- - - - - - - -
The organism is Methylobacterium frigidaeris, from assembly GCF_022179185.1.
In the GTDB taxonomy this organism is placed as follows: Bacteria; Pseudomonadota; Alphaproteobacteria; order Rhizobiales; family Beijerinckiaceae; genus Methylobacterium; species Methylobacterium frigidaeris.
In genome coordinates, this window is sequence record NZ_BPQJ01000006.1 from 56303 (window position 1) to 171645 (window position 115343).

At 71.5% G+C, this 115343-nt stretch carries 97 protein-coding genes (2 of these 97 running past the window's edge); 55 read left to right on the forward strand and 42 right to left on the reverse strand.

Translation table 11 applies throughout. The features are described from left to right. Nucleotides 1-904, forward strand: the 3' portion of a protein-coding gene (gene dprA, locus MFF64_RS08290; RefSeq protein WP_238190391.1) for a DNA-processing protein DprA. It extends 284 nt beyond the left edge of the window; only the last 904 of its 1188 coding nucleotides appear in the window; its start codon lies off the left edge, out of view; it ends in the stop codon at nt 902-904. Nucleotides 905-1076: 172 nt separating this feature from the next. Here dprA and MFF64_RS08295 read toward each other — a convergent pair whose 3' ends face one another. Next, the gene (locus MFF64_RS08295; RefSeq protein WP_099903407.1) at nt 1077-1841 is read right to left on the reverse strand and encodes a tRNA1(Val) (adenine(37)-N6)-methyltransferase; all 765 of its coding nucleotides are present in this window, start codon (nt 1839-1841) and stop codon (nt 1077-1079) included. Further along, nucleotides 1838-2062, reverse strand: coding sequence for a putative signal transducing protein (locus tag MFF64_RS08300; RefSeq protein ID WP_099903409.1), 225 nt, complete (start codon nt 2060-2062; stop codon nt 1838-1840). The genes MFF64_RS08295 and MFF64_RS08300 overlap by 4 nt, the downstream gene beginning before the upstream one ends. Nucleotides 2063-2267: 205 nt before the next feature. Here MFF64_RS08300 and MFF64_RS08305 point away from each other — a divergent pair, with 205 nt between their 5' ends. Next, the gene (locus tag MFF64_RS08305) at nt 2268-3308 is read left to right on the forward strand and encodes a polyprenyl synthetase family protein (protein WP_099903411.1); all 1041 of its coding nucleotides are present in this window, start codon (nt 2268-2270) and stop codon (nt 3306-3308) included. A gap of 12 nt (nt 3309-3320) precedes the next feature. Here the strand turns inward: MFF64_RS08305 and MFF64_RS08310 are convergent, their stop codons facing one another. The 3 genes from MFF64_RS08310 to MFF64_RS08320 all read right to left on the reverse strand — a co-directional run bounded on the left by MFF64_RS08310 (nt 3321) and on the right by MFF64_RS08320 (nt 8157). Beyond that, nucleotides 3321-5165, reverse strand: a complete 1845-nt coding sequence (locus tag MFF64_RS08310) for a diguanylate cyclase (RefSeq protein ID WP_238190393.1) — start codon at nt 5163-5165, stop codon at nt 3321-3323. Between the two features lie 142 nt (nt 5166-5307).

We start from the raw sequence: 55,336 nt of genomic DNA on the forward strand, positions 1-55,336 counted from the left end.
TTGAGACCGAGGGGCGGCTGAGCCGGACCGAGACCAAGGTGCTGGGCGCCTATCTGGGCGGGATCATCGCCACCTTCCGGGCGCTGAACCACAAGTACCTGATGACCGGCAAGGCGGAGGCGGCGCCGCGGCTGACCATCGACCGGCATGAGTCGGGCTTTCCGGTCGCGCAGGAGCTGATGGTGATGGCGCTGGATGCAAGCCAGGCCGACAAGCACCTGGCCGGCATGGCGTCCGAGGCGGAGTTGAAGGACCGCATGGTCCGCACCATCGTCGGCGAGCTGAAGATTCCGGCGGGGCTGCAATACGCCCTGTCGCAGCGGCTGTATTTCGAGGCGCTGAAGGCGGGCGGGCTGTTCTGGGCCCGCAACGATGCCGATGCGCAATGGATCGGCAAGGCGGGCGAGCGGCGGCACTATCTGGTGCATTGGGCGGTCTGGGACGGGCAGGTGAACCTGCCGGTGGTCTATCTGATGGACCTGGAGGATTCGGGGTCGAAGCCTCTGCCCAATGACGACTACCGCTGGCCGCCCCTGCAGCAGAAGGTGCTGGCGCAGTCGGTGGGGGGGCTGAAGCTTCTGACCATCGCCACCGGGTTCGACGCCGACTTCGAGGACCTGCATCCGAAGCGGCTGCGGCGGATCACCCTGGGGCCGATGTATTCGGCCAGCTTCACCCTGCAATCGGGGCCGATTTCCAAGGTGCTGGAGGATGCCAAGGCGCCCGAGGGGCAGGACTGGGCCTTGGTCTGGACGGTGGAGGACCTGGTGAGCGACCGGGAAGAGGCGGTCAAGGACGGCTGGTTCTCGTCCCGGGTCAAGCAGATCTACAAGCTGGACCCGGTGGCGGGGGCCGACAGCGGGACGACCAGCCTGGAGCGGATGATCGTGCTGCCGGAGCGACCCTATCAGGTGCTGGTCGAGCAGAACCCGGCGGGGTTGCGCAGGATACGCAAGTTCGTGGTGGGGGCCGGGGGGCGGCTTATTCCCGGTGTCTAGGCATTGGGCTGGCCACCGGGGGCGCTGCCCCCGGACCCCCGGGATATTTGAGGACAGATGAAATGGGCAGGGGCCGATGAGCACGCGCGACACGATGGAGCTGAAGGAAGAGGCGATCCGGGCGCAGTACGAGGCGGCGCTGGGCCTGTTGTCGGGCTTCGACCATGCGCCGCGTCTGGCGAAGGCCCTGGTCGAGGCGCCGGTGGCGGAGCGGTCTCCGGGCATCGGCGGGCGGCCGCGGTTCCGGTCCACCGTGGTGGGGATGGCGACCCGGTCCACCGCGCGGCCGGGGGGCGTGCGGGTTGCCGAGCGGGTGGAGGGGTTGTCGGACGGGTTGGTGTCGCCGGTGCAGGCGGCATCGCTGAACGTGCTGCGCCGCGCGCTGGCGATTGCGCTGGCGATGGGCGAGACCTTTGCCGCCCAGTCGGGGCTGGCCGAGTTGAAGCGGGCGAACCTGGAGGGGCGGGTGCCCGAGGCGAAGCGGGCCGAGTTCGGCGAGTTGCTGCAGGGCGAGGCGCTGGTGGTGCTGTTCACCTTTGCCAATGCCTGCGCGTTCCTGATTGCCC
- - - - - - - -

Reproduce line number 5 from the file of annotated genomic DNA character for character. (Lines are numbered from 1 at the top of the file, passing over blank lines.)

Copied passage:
Translation table 11 applies throughout. The features are described from left to right. Nucleotides 1-904, forward strand: the 3' portion of a protein-coding gene (gene dprA, locus MFF64_RS08290; RefSeq protein WP_238190391.1) for a DNA-processing protein DprA. It extends 284 nt beyond the left edge of the window; only the last 904 of its 1188 coding nucleotides appear in the window; its start codon lies off the left edge, out of view; it ends in the stop codon at nt 902-904. Nucleotides 905-1076: 172 nt separating this feature from the next. Here dprA and MFF64_RS08295 read toward each other — a convergent pair whose 3' ends face one another. Next, the gene (locus MFF64_RS08295; RefSeq protein WP_099903407.1) at nt 1077-1841 is read right to left on the reverse strand and encodes a tRNA1(Val) (adenine(37)-N6)-methyltransferase; all 765 of its coding nucleotides are present in this window, start codon (nt 1839-1841) and stop codon (nt 1077-1079) included. Further along, nucleotides 1838-2062, reverse strand: coding sequence for a putative signal transducing protein (locus tag MFF64_RS08300; RefSeq protein ID WP_099903409.1), 225 nt, complete (start codon nt 2060-2062; stop codon nt 1838-1840). The genes MFF64_RS08295 and MFF64_RS08300 overlap by 4 nt, the downstream gene beginning before the upstream one ends. Nucleotides 2063-2267: 205 nt before the next feature. Here MFF64_RS08300 and MFF64_RS08305 point away from each other — a divergent pair, with 205 nt between their 5' ends. Next, the gene (locus tag MFF64_RS08305) at nt 2268-3308 is read left to right on the forward strand and encodes a polyprenyl synthetase family protein (protein WP_099903411.1); all 1041 of its coding nucleotides are present in this window, start codon (nt 2268-2270) and stop codon (nt 3306-3308) included. A gap of 12 nt (nt 3309-3320) precedes the next feature. Here the strand turns inward: MFF64_RS08305 and MFF64_RS08310 are convergent, their stop codons facing one another. The 3 genes from MFF64_RS08310 to MFF64_RS08320 all read right to left on the reverse strand — a co-directional run bounded on the left by MFF64_RS08310 (nt 3321) and on the right by MFF64_RS08320 (nt 8157). Beyond that, nucleotides 3321-5165, reverse strand: a complete 1845-nt coding sequence (locus tag MFF64_RS08310) for a diguanylate cyclase (RefSeq protein ID WP_238190393.1) — start codon at nt 5163-5165, stop codon at nt 3321-3323. Between the two features lie 142 nt (nt 5166-5307).